But here’s the thing: Bacon didn’t inspire me to write more.  In fact, he made me realize that I’m NOT a writer. There’s nothing wrong with that, but I realized that I don’t have that need to write that Bacon advocated for.  Sure, I enjoy writing, and I think it’s interesting what I can create with words, but really, I typically write for an agenda.  I write to influence people or to have some kind of impact.  I’m not destined to be a writer.

Still, he inspired me to look for what I do love to do.  What do I NEED to do?  What makes me as satisfied as writing makes Bacon?  I’m not sure yet, but I’m excited to search for it.

Aspiring to be great

Professional writers impress me.  In any discipline, you need to have others to aspire to be, and as far as writing goes, the best writers are just too good.  They know exactly how to place their words and phrases to get the most meaning out of their writing.  Every time I write, I try to write as a professional (Bill Simmons is really the guy I look up to), but my words never seem right.  I can’t describe things the way I want to.  My metaphors just aren’t up to par.

In order to be a good writer, I need to become more creative.  This falls in line with improving my metaphors.  Describing my ideas appropriately takes creativity, and I feel like I lack it.  I don’t know if I have what it takes to be the quality of writer Bill Simmons, but I guess I can try.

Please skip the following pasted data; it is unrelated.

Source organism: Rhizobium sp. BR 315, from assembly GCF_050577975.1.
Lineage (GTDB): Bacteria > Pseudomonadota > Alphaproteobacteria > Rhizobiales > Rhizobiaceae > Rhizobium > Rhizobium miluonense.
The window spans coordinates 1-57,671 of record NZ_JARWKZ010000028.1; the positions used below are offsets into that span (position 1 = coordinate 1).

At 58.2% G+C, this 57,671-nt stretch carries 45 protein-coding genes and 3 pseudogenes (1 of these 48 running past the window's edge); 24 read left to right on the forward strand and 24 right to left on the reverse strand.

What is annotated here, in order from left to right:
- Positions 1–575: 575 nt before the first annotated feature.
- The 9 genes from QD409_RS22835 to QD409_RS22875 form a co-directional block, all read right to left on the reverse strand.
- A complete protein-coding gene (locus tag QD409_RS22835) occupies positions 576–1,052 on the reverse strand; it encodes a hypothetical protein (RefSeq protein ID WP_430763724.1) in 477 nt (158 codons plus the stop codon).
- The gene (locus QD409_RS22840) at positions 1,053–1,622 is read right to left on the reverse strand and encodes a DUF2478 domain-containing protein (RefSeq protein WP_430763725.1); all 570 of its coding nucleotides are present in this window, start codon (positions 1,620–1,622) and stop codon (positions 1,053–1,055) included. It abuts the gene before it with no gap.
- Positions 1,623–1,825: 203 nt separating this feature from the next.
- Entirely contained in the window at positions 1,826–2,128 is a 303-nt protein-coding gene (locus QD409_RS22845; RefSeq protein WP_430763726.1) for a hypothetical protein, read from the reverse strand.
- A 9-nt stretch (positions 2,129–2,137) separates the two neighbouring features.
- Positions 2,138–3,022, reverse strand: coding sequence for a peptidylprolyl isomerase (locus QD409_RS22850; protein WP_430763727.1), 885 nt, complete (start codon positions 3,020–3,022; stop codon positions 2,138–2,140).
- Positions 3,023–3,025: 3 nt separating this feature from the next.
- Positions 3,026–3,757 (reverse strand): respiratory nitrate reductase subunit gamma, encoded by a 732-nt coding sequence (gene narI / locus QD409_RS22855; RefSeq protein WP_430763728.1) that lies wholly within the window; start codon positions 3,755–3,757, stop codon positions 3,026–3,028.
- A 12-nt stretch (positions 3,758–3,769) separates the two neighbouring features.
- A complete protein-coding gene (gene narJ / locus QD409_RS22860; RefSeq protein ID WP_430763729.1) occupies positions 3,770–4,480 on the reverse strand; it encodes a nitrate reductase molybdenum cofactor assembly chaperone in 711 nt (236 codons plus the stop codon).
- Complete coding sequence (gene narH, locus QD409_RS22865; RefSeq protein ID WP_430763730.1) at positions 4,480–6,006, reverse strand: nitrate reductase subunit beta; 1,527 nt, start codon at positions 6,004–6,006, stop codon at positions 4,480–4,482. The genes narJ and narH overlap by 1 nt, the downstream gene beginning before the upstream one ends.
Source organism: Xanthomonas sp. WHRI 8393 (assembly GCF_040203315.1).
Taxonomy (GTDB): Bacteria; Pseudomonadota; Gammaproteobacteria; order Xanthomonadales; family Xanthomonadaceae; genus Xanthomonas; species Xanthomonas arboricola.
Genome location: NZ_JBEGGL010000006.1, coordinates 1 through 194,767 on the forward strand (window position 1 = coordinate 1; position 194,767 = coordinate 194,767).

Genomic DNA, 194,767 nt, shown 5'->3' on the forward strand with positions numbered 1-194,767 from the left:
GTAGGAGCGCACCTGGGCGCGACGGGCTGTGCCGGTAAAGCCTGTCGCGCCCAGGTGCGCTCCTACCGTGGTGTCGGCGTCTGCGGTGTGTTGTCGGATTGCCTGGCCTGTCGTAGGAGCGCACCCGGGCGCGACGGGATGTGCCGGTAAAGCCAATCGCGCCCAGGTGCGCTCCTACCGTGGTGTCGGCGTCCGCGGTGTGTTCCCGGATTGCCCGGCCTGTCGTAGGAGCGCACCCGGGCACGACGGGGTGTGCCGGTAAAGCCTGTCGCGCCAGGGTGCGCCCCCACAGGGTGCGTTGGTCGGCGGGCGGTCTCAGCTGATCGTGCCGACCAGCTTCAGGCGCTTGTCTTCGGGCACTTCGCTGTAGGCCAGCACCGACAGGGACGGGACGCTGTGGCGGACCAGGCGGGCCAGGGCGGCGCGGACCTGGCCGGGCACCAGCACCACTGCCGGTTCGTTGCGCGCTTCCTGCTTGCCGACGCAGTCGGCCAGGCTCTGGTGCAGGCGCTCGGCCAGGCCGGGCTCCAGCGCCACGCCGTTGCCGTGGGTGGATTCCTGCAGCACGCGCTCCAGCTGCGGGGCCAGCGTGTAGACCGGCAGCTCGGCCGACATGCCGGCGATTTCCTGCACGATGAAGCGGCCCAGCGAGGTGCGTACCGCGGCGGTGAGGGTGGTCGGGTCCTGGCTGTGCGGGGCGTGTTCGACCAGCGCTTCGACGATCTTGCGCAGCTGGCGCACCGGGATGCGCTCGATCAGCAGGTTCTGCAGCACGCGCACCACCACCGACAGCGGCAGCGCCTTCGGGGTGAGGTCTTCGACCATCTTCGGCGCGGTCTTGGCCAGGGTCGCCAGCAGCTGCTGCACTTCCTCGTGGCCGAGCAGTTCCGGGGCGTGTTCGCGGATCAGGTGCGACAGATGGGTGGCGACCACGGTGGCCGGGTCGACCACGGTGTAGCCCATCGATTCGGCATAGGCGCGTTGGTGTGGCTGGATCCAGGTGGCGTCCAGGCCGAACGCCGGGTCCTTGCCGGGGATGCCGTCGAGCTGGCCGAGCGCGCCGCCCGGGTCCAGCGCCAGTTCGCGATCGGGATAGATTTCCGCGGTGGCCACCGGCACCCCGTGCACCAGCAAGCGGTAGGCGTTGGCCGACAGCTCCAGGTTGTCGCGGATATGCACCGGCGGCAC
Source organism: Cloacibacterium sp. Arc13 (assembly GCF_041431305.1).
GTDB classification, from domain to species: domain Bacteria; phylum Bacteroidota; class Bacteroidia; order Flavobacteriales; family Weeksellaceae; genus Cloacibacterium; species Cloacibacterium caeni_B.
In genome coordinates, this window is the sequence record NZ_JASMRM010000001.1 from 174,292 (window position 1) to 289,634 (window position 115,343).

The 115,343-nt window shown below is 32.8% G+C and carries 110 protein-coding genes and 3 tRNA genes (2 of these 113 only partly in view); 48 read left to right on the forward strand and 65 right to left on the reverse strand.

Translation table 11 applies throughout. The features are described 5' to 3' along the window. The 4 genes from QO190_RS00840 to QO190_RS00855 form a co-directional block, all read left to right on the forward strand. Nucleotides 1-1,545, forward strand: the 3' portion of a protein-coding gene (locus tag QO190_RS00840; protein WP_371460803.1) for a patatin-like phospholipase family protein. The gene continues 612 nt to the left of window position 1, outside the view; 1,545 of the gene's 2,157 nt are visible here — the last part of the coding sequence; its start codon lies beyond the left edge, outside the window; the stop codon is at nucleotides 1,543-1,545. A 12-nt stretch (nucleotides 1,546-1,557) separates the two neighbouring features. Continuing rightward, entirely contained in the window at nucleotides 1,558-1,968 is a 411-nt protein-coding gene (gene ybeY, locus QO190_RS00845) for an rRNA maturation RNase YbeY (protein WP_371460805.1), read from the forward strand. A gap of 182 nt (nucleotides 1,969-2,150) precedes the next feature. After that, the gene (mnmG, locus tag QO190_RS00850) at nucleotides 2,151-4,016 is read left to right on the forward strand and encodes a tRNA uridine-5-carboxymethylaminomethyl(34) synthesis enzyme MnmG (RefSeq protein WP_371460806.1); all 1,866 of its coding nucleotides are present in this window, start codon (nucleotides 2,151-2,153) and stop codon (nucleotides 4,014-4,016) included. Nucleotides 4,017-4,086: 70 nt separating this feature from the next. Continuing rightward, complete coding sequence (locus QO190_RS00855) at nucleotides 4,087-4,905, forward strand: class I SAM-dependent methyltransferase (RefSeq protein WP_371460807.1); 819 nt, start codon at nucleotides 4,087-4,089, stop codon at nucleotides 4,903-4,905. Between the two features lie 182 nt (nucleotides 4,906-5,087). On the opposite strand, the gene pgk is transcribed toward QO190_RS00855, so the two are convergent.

Why do I really write?

Why do I keep writing?  I’ve already written an entire essay about it, and through that process found that I write to influence others and write to have a lasting impact past simple conversation.  Those things are both true, and create the focus for most of my personal writing.  I really do desire to influence others and have a lasting impact, but that still doesn’t explain why I keep writing.

I don’t even really know what I expect out of all this writing I’m doing.  As of now, I’ve taken multiple writing classes (English 125, 225, 325 and now Writing 200), but I still don’t really know why.  I hide behind the pretenses of wanting to improve my writing skills and of wanting to become a more attractive potential employee.  I’ve found myself claiming that “writing is applicable in any field” way too often.  I know I write for these reasons, but writing only to look good for potential employers?  It seems so empty, lacking any real meaning.

What will my writing look like after graduation?  My undergraduate career has always involved at least one writing class, so my reasons for writing were pretty self-explanatory.  After graduation, I’ll lack that constant direction teachers give me, and so I have no idea if I will continue to write.  Will I write for fun?  Will I search for online publications to write for in my spare time?  Will my writing continue to improve?  I have no idea, but I’m excited to find out.